Businessman loses second round of money laundering claim against HSBC

17 October 2011

International businessman Jayesh Shah has failed to force HSBC Private Bank UK to identify the employee who reported him for suspected money laundering.

Shah is extremely wealthy, with assets and interests in several countries, including Zimbabwe. In 2006 and 2007 he transferred about $40 million from a French bank to his HSBC London account, and attempted to use it to make four direct credit payments to various parties. An HSBC employee considered the transactions suspicious, and filed a report to the bank’s nominated compliance officer.

The latter held up the payments. Three of them were later processed as per Shah’s instructions, but the fourth was cancelled by Shah while the Serious Organised Crime Agency examined the transactions.

The non-arrival of this last payment upset its intended recipient. Apparently he then leaked HSBC’s money laundering suspicions to the authorities in Zimbabwe, where much of Shah’s wealth is, or was, situated. They first froze and then seized $300 million of his assets. His litigation against HSBC aims to recover this amount, alleging irrationality, negligence and a breach of duty to keep him informed.

Earlier hearings have brought mixed comfort for Shah. He initially lost in the England & Wales High Court, which ruled that a bank is absolved of any liability for the effects of filing a suspicious activity report (SAR) even if the suspicion was unreasonable.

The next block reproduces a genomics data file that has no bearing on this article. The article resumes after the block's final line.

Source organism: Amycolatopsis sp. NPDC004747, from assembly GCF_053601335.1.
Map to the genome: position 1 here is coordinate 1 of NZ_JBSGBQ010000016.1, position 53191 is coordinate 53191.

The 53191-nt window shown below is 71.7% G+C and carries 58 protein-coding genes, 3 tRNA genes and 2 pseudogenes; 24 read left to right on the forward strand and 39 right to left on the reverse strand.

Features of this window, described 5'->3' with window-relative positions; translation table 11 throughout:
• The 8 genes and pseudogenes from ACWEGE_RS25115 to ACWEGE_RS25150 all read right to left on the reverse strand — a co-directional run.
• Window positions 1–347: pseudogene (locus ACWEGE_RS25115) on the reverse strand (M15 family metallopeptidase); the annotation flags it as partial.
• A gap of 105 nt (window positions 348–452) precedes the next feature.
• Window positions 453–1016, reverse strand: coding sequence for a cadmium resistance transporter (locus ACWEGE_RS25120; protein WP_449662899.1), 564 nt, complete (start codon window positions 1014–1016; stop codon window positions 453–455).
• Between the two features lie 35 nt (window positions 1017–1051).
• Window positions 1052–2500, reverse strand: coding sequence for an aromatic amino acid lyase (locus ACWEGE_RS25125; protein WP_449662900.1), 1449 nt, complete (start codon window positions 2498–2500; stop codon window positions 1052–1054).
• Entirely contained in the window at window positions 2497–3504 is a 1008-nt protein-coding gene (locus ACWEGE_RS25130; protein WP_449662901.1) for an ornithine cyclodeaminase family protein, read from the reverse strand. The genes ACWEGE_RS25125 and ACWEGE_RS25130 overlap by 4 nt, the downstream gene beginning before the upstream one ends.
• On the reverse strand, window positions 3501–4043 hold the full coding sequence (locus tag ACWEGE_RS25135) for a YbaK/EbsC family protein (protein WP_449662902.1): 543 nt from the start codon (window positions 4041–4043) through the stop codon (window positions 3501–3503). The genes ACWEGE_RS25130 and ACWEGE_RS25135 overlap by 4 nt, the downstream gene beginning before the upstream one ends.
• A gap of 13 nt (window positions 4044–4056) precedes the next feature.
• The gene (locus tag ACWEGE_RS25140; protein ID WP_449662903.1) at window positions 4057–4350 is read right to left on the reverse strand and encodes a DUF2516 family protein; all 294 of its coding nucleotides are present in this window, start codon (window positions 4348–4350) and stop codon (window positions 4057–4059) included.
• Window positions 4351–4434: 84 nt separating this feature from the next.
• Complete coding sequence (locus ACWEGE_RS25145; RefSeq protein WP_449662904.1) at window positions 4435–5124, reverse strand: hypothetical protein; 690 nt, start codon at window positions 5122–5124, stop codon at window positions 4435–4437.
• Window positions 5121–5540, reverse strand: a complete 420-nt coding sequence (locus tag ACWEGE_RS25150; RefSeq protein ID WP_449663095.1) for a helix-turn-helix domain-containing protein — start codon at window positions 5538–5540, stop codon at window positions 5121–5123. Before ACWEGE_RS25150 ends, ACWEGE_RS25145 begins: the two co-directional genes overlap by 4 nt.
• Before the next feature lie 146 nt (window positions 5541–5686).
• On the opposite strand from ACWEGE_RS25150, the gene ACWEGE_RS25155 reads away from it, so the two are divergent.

But in 2010 Shah persuaded the England & Wales Court of Appeal that the bank could be liable after all. The EWCA ruled that the bank had to prove that the suspicion it held was of money laundering, rather than just of something “fishy” – a decision that incidentally prompted the Law Society to issue new guidance on the filing of SARs.

However, the court (under Mr Justice Coulson) did not order HSBC to name the bank officials concerned.

Since then, Shah has been trying to get the information he needs to discover exactly why HSBC – or rather, one of its employees – reported the transactions. He appears to have been on very poor terms with at least two of its staff, and has suggested that they may have blocked the transactions out of malice.

Thus this most recent Appeal Court hearing was aimed at finding out just who called in HSBC’s money laundering reporting officer and triggered the chain of events.

The bank has disclosed a series of internal documents generated during the SAR process. But it redacted out all the names of the people concerned (except for the compliance officer himself, one Wigley, who had himself handled Shah’s subsequent complaints).

This, the bank claims, fulfils its “standard disclosure duty” under civil procedure rules. Earlier case law, especially the Peruvian Guano case, suggested that its duty might extend to naming all the persons involved.

But the Court of Appeal ruled that subsequent legislation had superseded the Guano decision. It decided that Shah’s demand for the bank official’s name was a mere “fishing expedition” based on “speculation and surmise” rather than any real suspicion of bad faith. Accordingly it rejected his appeal (Shah & Anor v HSBC, EWCA Civ 1154, 13 October 2011).




BAILII (October 2011 decision)

BAILII (EWCA judgement, 2010)



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